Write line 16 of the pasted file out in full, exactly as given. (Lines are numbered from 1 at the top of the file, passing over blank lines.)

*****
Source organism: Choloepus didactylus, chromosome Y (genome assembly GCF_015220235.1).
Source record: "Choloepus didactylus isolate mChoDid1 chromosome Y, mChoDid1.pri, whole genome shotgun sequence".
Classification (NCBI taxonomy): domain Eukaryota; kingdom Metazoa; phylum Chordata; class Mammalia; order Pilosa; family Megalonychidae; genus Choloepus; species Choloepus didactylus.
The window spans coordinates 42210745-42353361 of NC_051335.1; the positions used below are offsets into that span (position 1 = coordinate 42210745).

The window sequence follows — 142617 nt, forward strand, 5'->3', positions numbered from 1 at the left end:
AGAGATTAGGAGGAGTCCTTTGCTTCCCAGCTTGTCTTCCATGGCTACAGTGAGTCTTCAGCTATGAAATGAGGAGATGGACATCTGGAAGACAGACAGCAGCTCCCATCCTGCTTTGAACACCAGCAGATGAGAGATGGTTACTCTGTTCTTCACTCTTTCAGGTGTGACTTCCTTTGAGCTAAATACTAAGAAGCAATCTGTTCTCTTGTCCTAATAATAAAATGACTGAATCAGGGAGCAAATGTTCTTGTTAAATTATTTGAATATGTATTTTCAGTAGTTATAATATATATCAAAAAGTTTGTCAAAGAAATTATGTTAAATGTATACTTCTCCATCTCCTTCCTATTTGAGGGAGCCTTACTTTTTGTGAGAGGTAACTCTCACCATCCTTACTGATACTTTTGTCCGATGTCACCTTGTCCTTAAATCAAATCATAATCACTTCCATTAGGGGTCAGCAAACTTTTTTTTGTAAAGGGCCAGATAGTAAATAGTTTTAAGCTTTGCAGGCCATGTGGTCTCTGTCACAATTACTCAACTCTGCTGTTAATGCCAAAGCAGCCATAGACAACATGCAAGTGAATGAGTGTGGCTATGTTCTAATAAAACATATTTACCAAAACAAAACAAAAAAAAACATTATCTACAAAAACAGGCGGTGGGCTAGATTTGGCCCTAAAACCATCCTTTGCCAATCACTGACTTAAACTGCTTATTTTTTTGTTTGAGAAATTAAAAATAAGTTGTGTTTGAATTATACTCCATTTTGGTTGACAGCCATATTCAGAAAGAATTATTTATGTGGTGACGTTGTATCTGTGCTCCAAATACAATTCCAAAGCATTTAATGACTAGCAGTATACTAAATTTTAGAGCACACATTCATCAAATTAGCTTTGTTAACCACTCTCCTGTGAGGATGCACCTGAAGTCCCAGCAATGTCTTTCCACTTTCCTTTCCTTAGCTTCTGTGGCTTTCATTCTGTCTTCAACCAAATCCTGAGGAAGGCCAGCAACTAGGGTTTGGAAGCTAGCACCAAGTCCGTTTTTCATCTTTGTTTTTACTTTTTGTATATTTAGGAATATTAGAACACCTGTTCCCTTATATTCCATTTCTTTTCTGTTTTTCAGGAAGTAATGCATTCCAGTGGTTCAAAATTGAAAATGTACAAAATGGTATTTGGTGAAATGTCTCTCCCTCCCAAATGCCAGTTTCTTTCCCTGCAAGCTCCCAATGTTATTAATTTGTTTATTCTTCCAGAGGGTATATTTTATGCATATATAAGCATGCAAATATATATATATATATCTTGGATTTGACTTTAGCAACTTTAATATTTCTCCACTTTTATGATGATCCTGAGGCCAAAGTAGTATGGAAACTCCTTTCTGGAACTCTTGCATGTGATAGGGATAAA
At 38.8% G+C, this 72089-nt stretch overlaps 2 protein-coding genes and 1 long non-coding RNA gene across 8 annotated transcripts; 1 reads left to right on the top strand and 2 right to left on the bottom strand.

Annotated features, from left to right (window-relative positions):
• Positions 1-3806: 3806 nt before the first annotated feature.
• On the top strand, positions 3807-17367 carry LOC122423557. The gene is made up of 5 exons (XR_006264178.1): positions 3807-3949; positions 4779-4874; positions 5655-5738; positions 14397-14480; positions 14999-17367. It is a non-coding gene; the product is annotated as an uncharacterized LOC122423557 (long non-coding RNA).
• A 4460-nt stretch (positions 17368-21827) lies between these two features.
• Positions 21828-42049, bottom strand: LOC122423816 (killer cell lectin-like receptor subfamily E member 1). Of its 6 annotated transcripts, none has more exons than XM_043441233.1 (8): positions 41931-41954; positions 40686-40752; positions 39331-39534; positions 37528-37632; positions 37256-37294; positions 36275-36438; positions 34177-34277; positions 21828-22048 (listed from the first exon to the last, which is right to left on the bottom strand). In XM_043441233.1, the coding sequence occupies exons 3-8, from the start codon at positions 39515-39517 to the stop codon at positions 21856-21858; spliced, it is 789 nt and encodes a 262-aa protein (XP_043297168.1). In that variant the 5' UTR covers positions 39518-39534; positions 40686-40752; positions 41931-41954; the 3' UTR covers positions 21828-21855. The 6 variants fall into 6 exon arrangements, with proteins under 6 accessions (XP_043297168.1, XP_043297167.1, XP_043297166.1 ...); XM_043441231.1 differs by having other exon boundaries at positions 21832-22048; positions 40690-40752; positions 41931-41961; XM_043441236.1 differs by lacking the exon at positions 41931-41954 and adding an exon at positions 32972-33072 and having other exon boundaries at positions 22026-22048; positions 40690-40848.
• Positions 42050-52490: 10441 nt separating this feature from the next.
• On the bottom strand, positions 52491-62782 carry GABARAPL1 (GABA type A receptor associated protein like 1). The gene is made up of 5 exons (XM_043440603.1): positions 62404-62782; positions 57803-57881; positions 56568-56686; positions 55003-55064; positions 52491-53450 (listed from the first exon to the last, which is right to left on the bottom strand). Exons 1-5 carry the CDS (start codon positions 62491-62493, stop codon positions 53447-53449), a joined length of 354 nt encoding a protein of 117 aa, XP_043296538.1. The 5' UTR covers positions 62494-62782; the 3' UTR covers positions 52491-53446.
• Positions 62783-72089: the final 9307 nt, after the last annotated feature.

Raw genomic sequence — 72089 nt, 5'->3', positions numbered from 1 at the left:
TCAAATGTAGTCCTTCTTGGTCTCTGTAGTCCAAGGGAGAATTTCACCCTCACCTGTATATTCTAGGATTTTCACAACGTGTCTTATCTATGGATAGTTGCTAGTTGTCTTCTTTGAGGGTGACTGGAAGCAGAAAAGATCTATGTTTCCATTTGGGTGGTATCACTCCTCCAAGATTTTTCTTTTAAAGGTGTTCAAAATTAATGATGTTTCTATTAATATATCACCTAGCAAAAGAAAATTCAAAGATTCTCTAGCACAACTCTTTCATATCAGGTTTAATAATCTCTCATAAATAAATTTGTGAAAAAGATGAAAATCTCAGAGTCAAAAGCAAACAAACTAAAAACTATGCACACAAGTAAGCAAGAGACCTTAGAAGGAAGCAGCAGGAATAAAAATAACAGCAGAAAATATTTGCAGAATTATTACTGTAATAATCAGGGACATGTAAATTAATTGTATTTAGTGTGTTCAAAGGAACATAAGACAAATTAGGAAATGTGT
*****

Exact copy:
Raw genomic sequence — 72089 nt, 5'->3', positions numbered from 1 at the left: